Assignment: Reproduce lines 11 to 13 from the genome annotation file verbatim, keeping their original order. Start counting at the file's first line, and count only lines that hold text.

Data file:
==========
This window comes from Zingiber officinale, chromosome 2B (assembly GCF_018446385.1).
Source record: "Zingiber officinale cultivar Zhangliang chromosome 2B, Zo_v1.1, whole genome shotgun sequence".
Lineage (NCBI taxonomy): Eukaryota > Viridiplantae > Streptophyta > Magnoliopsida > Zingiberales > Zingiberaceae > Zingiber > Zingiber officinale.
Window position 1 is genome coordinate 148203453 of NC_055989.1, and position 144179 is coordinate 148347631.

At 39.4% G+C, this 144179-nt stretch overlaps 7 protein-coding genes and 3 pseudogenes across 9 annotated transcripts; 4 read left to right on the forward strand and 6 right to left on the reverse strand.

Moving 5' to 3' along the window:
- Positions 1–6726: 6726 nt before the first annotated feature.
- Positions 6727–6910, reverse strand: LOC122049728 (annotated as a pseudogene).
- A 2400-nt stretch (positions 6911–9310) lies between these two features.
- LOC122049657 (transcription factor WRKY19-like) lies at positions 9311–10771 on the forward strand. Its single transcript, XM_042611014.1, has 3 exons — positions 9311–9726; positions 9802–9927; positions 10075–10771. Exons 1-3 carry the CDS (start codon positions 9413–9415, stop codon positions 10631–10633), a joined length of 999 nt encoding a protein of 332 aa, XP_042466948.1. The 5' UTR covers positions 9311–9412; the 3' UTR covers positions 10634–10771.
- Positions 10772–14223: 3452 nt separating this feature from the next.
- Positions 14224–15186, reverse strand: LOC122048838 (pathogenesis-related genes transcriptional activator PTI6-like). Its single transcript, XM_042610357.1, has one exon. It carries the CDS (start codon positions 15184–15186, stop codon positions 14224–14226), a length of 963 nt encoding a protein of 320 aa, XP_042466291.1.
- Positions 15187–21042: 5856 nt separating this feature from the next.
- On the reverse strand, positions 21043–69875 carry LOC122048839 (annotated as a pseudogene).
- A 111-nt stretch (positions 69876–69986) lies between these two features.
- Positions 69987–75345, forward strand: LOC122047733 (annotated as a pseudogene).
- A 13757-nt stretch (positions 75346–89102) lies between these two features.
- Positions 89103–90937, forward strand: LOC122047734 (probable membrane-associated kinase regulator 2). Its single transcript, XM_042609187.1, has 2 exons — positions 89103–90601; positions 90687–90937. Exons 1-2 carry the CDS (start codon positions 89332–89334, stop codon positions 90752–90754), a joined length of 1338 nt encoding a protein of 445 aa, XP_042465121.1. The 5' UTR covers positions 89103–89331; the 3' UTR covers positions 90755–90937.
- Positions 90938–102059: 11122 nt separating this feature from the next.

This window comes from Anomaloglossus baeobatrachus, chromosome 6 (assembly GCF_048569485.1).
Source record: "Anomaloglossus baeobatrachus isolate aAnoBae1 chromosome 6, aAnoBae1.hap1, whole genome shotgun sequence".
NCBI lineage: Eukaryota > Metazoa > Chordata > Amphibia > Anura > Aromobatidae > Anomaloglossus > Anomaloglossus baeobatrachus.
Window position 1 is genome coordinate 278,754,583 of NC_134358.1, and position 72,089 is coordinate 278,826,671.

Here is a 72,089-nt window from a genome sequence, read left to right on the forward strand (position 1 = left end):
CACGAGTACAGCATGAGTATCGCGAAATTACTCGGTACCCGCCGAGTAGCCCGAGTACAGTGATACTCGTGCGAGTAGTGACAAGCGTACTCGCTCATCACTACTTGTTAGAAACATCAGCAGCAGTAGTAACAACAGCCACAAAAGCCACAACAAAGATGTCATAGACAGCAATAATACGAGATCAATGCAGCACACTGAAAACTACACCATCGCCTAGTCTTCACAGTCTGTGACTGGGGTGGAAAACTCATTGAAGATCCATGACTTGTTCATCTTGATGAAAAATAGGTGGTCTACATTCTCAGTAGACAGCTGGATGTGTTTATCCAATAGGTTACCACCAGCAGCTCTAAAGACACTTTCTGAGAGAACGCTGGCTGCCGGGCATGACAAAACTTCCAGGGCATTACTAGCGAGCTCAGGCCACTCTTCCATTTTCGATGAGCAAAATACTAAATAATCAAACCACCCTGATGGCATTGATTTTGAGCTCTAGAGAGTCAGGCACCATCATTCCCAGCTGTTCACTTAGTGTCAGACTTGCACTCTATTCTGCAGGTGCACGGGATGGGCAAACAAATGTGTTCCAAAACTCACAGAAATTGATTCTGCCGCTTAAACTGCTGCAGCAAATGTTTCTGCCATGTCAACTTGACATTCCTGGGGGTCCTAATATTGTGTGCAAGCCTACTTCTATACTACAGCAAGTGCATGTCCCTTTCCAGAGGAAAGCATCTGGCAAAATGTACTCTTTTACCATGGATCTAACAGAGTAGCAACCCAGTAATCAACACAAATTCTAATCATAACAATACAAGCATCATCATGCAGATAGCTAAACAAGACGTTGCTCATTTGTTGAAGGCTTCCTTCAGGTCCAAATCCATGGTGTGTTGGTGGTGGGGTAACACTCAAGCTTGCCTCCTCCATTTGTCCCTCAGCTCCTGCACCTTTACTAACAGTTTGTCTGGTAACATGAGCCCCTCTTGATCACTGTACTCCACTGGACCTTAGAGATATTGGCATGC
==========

- Positions 10772–14223: 3452 nt separating this feature from the next.
- Positions 14224–15186, reverse strand: LOC122048838 (pathogenesis-related genes transcriptional activator PTI6-like). Its single transcript, XM_042610357.1, has one exon. It carries the CDS (start codon positions 15184–15186, stop codon positions 14224–14226), a length of 963 nt encoding a protein of 320 aa, XP_042466291.1.
- Positions 15187–21042: 5856 nt separating this feature from the next.